My first time being friends with a  Black person was in middle School when I used to visit my cousins who lived in the city.  They had a few Black neighbors where they lived or maybe two, not a few, lol.  Man, I had such a crush on that boy.  We all did.  He was smart and handsome.  In middle School we also had a mixed kid for like half a year, I remember him so well.  His Mom was a single Mom and he name was JR.  He was a grade below me but he was the same age as me.  I think I maybe spoke to him once but of course, we all had a crush on him because he was different than any of the other boys.  This was around the time that the movies Sunset Park, Above the Rim, Friday, and Bad Boys came out.  I was a basketballer too, so I could relate.

Growing up, I realized very early on that I didn't think the same as everyone else but I didn't realize how different politically I was compared to where I lived, I am not sure how I was so blind to that until college but my part of Minnesota is very Republican, although my Mother and most of my Aunts and Uncles are Democrats so maybe I just didn't see it.  And I was prejudiced at that age too.  I thought of myself as superior to them because I saw a lot of them as country hicks or white trash.  Therefore I am not better than a racist.  Nevertheless, I did realize that I was different and though differently.  But I still don't understand why I am the way that I am.

Once I got to college my whole world changed, however, almost everyone on my floor was White (and I was on a coed floor) my School was not.  We had a large minority population and a massive population of international students (one that I became very involved in quickly).  My freshmen year I became a student government senator and eventually the cultural diversity chair.  My first friend at college was a Malaysian Chinese guy who we became incredibly close almost immediately even though we had a significant language barrier.  I dated men from all over the globe and my friends were from everywhere and all walks of life.  That became my normal.  Anything since then has been odd to me and I feel like the older I get and further from Minnesota I get I get more and more segregated and that scares me and makes me sad.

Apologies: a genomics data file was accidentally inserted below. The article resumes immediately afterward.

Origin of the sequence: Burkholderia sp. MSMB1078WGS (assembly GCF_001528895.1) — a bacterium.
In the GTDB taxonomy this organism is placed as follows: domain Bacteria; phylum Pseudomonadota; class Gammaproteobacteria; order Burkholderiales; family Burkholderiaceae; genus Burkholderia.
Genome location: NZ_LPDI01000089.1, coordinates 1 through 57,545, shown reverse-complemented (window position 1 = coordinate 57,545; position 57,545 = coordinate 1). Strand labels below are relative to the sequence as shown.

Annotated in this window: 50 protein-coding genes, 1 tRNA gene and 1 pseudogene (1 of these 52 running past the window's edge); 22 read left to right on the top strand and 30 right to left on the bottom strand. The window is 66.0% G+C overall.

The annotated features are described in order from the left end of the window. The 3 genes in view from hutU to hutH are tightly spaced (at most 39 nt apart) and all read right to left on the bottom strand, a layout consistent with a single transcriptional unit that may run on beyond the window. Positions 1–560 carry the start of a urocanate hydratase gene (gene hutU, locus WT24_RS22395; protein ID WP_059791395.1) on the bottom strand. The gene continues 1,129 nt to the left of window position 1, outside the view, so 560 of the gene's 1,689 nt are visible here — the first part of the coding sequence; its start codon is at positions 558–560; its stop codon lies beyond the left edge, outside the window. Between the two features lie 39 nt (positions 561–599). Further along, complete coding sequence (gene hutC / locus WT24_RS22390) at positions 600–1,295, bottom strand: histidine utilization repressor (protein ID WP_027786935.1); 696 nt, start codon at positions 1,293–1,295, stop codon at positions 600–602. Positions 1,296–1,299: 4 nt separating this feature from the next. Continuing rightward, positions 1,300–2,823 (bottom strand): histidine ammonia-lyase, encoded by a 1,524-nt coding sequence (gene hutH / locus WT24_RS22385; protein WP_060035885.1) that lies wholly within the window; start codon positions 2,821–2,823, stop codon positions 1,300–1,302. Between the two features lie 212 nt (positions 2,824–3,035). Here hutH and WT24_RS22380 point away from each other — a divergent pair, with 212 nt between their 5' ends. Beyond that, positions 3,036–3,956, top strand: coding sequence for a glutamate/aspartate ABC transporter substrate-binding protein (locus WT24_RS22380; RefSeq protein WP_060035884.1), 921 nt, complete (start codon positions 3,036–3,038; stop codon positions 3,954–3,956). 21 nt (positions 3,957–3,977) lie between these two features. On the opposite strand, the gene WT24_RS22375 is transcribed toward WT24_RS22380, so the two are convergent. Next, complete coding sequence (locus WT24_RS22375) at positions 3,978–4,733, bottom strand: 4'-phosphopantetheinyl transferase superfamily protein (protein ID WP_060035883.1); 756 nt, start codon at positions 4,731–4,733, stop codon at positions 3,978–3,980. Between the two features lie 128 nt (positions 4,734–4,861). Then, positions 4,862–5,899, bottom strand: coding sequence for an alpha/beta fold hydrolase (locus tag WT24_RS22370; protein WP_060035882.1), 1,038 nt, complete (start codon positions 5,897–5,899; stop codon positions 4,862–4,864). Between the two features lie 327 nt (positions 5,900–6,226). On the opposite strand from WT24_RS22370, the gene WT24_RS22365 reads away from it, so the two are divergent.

I've dated White guys, Black guys, African guys, Japanese guys, Asian guys, Arab guys, and I'll say this.  Guys are guys.  Plain and simple.  Do I have a preference?  Yes, but my preference is not based on color of skin.  I've spent most of my life not seeing in colors and recently, color has been thrust and forced upon me.  Living in Brooklyn has made this happen (not even Nigeria!!!).  More on this later though, not this essay.

I've brought home Black and Asian guys home to my parents.  Yes, I prepped them in advance but my Mother never gave me a talk on how they may not get me or their family might not accept me.  We never did that.  My Dad doesn't really care any which way.  If I'm happy, he's happy.  I don't really think he sees in color.  His life philosophy is very different than others.  Maybe that's where I get it from but I don't think so.

I took many racial issues courses and courses related to such discussions and was cultural diversity chair for one year at my university and one year representing my School on the state's board of trustees.  I am well schooled in racial issues, the topic, the definitions, the ideas, and more.  Plus, I do find it interesting but the first time someone told me that there was such a thing as different 'human' races didn't happen until I was almost 28 years old, and was uttered from the mouth of a good, well educated, friend who's in the medical field and understands DNA and genetics.  I was shocked and appalled.  I couldn't believe it.  I was like wtf???  For real?  How could you think there's any race other than the human one?  There's one.  That's all.  But after that I realized she wasn't alone in this way of thinking and I feel like this way of thinking is more and more prevalent.  It's totally absurd.  Please see the definitions I got below by googling it.